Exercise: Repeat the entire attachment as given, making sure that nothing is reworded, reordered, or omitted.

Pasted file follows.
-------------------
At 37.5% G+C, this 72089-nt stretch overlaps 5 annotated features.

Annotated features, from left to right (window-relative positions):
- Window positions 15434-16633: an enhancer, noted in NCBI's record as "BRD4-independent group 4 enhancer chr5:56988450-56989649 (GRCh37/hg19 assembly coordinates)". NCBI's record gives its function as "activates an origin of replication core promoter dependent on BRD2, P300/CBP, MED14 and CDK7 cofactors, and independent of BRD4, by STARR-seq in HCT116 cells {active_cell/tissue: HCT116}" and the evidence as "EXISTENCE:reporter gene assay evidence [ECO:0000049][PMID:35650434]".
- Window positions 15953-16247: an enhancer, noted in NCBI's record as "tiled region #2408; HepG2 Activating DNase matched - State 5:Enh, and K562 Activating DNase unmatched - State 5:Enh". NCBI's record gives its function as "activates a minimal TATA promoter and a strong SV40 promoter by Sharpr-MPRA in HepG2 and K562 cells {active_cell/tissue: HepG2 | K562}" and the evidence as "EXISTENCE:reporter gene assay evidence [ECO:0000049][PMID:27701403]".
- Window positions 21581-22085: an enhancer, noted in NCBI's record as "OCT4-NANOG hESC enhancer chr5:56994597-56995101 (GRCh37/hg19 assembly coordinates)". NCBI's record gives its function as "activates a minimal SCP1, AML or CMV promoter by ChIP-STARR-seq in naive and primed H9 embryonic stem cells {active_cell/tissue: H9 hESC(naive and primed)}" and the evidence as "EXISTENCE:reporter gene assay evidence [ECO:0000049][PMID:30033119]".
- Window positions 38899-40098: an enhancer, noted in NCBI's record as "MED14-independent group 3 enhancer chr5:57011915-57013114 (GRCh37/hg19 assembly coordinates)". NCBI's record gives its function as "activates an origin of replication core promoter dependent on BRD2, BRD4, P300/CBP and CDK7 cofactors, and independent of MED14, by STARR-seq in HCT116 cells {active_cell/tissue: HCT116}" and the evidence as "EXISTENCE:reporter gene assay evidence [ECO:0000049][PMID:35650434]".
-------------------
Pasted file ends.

At 37.5% G+C, this 72089-nt stretch overlaps 5 annotated features.

Annotated features, from left to right (window-relative positions):
- Window positions 15434-16633: an enhancer, noted in NCBI's record as "BRD4-independent group 4 enhancer chr5:56988450-56989649 (GRCh37/hg19 assembly coordinates)". NCBI's record gives its function as "activates an origin of replication core promoter dependent on BRD2, P300/CBP, MED14 and CDK7 cofactors, and independent of BRD4, by STARR-seq in HCT116 cells {active_cell/tissue: HCT116}" and the evidence as "EXISTENCE:reporter gene assay evidence [ECO:0000049][PMID:35650434]".
- Window positions 15953-16247: an enhancer, noted in NCBI's record as "tiled region #2408; HepG2 Activating DNase matched - State 5:Enh, and K562 Activating DNase unmatched - State 5:Enh". NCBI's record gives its function as "activates a minimal TATA promoter and a strong SV40 promoter by Sharpr-MPRA in HepG2 and K562 cells {active_cell/tissue: HepG2 | K562}" and the evidence as "EXISTENCE:reporter gene assay evidence [ECO:0000049][PMID:27701403]".
- Window positions 21581-22085: an enhancer, noted in NCBI's record as "OCT4-NANOG hESC enhancer chr5:56994597-56995101 (GRCh37/hg19 assembly coordinates)". NCBI's record gives its function as "activates a minimal SCP1, AML or CMV promoter by ChIP-STARR-seq in naive and primed H9 embryonic stem cells {active_cell/tissue: H9 hESC(naive and primed)}" and the evidence as "EXISTENCE:reporter gene assay evidence [ECO:0000049][PMID:30033119]".
- Window positions 38899-40098: an enhancer, noted in NCBI's record as "MED14-independent group 3 enhancer chr5:57011915-57013114 (GRCh37/hg19 assembly coordinates)". NCBI's record gives its function as "activates an origin of replication core promoter dependent on BRD2, BRD4, P300/CBP and CDK7 cofactors, and independent of MED14, by STARR-seq in HCT116 cells {active_cell/tissue: HCT116}" and the evidence as "EXISTENCE:reporter gene assay evidence [ECO:0000049][PMID:35650434]".